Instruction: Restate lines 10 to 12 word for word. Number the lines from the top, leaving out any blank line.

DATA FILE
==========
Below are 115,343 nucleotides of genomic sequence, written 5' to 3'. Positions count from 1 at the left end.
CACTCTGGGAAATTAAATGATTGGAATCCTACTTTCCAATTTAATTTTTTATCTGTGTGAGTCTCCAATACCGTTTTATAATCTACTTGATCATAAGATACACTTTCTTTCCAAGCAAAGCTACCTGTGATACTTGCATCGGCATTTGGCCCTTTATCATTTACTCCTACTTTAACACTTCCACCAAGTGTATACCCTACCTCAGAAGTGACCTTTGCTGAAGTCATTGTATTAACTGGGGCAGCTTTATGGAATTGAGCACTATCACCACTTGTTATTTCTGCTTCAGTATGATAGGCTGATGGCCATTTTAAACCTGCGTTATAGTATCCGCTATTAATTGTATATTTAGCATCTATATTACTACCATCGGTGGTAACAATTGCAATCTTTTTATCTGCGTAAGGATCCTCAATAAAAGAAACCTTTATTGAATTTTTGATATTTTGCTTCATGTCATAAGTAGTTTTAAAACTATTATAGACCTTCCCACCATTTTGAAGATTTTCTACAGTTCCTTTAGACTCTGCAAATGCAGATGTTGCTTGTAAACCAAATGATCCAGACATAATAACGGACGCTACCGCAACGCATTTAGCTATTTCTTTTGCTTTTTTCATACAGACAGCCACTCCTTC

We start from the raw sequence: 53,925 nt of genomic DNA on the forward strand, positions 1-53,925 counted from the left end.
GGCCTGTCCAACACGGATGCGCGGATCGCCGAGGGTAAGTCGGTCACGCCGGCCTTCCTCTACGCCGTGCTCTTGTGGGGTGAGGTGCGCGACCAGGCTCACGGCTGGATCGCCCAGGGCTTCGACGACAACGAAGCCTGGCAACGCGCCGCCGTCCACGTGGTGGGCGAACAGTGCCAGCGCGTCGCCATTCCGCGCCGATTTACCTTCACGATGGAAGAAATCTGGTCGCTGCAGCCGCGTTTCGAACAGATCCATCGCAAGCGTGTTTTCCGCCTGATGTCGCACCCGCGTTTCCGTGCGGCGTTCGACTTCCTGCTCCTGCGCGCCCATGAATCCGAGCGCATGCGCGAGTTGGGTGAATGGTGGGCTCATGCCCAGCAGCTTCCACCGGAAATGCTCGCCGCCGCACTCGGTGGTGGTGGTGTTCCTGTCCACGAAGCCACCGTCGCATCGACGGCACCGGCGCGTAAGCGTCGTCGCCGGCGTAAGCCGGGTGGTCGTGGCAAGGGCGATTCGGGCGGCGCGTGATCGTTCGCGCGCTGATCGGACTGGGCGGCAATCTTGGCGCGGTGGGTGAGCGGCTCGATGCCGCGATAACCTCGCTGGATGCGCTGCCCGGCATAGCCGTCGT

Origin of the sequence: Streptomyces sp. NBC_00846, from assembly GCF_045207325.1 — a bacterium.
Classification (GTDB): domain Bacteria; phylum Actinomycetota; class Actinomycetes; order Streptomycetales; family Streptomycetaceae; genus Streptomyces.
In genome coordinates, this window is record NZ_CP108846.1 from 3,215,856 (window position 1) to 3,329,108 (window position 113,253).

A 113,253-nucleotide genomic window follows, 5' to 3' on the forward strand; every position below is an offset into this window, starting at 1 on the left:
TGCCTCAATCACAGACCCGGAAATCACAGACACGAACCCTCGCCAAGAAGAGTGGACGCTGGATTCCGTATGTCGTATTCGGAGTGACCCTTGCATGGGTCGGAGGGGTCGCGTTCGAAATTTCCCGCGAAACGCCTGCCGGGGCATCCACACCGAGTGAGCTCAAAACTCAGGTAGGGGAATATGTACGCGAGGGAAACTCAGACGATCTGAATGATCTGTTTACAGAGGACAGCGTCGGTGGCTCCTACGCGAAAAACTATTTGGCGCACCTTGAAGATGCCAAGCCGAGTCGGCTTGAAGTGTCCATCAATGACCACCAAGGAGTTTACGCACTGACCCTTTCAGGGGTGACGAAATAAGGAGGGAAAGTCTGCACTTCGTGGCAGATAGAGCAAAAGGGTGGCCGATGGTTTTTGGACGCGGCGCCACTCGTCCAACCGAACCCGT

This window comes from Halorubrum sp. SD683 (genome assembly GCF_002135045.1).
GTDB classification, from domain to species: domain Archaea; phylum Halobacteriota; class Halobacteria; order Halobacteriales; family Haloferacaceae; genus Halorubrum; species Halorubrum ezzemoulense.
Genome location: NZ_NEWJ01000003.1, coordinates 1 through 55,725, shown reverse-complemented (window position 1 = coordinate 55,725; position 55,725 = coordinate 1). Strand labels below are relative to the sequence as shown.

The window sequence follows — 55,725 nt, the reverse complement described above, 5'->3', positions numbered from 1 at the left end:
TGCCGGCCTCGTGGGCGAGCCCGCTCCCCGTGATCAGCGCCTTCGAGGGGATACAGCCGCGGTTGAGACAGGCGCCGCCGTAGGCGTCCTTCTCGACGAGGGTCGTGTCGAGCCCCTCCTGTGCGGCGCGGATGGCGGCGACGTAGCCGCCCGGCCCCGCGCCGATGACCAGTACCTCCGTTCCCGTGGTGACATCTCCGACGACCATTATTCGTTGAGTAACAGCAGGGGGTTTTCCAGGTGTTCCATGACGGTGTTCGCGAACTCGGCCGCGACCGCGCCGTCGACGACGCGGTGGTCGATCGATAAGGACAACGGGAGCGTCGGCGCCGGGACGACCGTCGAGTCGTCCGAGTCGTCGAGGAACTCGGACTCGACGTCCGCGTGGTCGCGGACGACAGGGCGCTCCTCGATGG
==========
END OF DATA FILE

This window comes from Halorubrum sp. SD683 (genome assembly GCF_002135045.1).
GTDB classification, from domain to species: domain Archaea; phylum Halobacteriota; class Halobacteria; order Halobacteriales; family Haloferacaceae; genus Halorubrum; species Halorubrum ezzemoulense.
Genome location: NZ_NEWJ01000003.1, coordinates 1 through 55,725, shown reverse-complemented (window position 1 = coordinate 55,725; position 55,725 = coordinate 1). Strand labels below are relative to the sequence as shown.